Botanical Source, History, and Chemical Composition.—An evergreen shrub, or tree, with odd-pinnate, smooth leaves, the leaflets of which are in pairs of 3 to 5. The leaflets are ovate in outline, about an inch long, either obtuse or pointed, pale-green below, and glossy and deep-green on the upper surface. The flowers are blue, sometimes tinted with white, have 10 stamens, small campanulate calices, are very fragrant, and borne in close racemes. The fruit is a nearly round, indehiscent pod, 2 or 3 inches long, tough, slightly constricted, at intervals separated by the seeds, and coated with a pubescence of a light brown-gray color. The subglobular seeds are of a red color, are depressed at the hilum, and less than 1/2 inch in length. Sophora speciosa grows in Texas, and yields a bean which, it is said, is sometimes employed as a medicine by the Indians of southwestern Texas, producing delirious exhilaration and subsequent sleep of 2 or 3 days. Not more than 1/2 bean is taken, it being asserted that an entire bean will kill a man. Dr. H. C. Wood (Amer. Jour. Pharm., 1877, p. 617, and 1878, p. 283) prepared, from specimens of the bean, an alkaloid, soluble in ether and diluted acids, and named it sophorine. Prof. Plugge (Archiv der Pharm., 1891, p. 563) believes it to be identical with the alkaloid cytisine (see Laburnum). (A complete quantitative analysis of the seeds, with description and illustration of the plant, is given by M. Kalteyer and W. E. Neil, in Amer. Jour. Pharm., 1886, p. 465.)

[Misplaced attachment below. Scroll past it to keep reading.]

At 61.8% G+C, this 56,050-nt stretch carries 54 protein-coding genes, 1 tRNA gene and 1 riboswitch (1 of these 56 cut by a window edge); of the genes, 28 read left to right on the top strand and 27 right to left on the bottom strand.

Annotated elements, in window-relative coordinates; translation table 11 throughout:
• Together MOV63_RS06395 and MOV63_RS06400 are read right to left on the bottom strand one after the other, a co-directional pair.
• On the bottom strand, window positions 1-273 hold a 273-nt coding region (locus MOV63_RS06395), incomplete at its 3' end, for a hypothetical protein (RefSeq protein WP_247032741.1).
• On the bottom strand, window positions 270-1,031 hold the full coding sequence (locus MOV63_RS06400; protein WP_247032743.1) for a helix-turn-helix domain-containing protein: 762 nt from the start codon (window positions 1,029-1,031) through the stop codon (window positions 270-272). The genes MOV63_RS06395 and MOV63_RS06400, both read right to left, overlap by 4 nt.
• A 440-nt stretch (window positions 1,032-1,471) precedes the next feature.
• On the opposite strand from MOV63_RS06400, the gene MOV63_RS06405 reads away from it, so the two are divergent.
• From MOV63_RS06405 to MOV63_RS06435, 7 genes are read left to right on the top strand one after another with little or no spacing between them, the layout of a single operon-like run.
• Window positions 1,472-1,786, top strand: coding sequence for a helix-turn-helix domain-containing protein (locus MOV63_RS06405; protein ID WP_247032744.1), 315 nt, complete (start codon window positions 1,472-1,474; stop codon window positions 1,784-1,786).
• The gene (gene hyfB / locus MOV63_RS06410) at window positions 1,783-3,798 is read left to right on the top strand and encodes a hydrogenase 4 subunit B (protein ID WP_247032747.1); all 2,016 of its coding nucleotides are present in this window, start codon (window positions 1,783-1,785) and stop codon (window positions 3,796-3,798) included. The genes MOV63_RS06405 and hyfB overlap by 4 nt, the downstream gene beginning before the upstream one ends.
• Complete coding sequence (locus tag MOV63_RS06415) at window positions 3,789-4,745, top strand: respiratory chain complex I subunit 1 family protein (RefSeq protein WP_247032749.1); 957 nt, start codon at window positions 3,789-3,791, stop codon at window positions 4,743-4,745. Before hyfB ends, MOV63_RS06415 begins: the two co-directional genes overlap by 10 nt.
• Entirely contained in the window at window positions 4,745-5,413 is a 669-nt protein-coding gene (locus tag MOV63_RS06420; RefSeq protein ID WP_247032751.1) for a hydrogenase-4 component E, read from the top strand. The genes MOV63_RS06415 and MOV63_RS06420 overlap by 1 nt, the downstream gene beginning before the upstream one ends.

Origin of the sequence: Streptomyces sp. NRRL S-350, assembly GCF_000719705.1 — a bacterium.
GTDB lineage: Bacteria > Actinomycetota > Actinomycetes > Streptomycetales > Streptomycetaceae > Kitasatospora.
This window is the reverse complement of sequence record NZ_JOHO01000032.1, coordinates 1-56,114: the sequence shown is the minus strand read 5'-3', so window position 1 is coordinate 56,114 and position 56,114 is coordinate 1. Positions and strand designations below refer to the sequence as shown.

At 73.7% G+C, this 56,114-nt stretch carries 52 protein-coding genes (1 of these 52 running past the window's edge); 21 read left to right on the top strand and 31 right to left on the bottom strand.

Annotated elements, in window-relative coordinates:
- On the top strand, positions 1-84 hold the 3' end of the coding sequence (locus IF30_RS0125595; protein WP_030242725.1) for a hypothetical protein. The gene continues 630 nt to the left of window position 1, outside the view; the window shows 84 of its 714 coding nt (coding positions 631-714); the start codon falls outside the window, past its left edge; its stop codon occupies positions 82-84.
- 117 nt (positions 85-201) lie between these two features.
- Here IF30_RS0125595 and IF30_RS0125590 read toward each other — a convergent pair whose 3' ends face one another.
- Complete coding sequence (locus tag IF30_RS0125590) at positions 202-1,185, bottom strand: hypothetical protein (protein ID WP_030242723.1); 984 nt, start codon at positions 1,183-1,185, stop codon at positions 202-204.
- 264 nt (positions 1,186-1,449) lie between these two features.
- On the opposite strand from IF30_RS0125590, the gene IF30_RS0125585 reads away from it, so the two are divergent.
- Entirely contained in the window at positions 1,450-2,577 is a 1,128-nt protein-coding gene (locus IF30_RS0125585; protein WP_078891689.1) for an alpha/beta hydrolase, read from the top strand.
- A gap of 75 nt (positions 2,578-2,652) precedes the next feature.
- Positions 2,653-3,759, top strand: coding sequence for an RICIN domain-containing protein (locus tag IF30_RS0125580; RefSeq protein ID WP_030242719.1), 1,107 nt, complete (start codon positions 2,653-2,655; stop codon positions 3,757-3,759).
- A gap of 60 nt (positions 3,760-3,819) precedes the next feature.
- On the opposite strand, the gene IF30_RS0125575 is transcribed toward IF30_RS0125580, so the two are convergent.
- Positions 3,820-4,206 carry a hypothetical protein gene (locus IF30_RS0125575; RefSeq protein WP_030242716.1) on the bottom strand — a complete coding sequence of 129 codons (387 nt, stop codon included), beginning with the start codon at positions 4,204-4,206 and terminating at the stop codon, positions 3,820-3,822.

Action, Medical Uses, and Dosage.—Of the alkaloid, sophorine, a mere speck paralyzed a frog, and 1/20 grain caused a cat to sleep many hours. From an overdose, death followed in a few hours. Its action is similar to that of the calabar bean. It appears to be a spinal sedative, and occasions death through the respiration. This remedy deserves investigation. According to Dr. Scudder, "it may be employed as a stimulant to the cerebro-spinal centers, when there is a defect of reflex action, imperfect respiration, and threatened paralysis. It also relieves the excited innervation from atony, and thus gives rest and sleep" (Spec. Med., p. 247) (not found in the version I have online -Henriette). A tincture of the seeds, with 98 per cent alcohol, is suggested, 5 drops of which may be added to 4 fluid ounces of water, the dose of the dilution being a tablespoonful.
Related Species.—Sophora japonica, Linné. This is a fine tree, a native of China or Japan. The flowers, under the name Wai-fa or Wai-hwa, are used in those countries for dyeing silk a yellow color, and to produce a beautiful green, when mixed with a proper proportion of blue. All parts of the tree are purgative, and persons who prune it, as well as workmen who are engaged in turning the dry wood, are affected by it. Foerster (1882) obtained from it the yellow glucosid, sophorine, which splits into sophoretin and isodulcite when treated with diluted sulphuric acid (also see R. Wachs, Amer. Jour. Pharm., 1894, p. 35).
Sophora sericea, Nuttall.—Nebraska to California. The seeds and root of this small herb yielded F. A. Wentz ( United States Agricultural Report, 1879) an impure liquid alkaloid, thought to be identical with sophorine.
Sophora tomentosa yielded Greshoff (Pharm. Jour. Trans., Vol. XII) a fluid alkaloid, which Prof. Plugge (1891; see Sophora speciosa) regarded identical with cytisine.
King's American Dispensatory, 1898, was written by Harvey Wickes Felter, M.D., and John Uri Lloyd, Phr. M., Ph. D.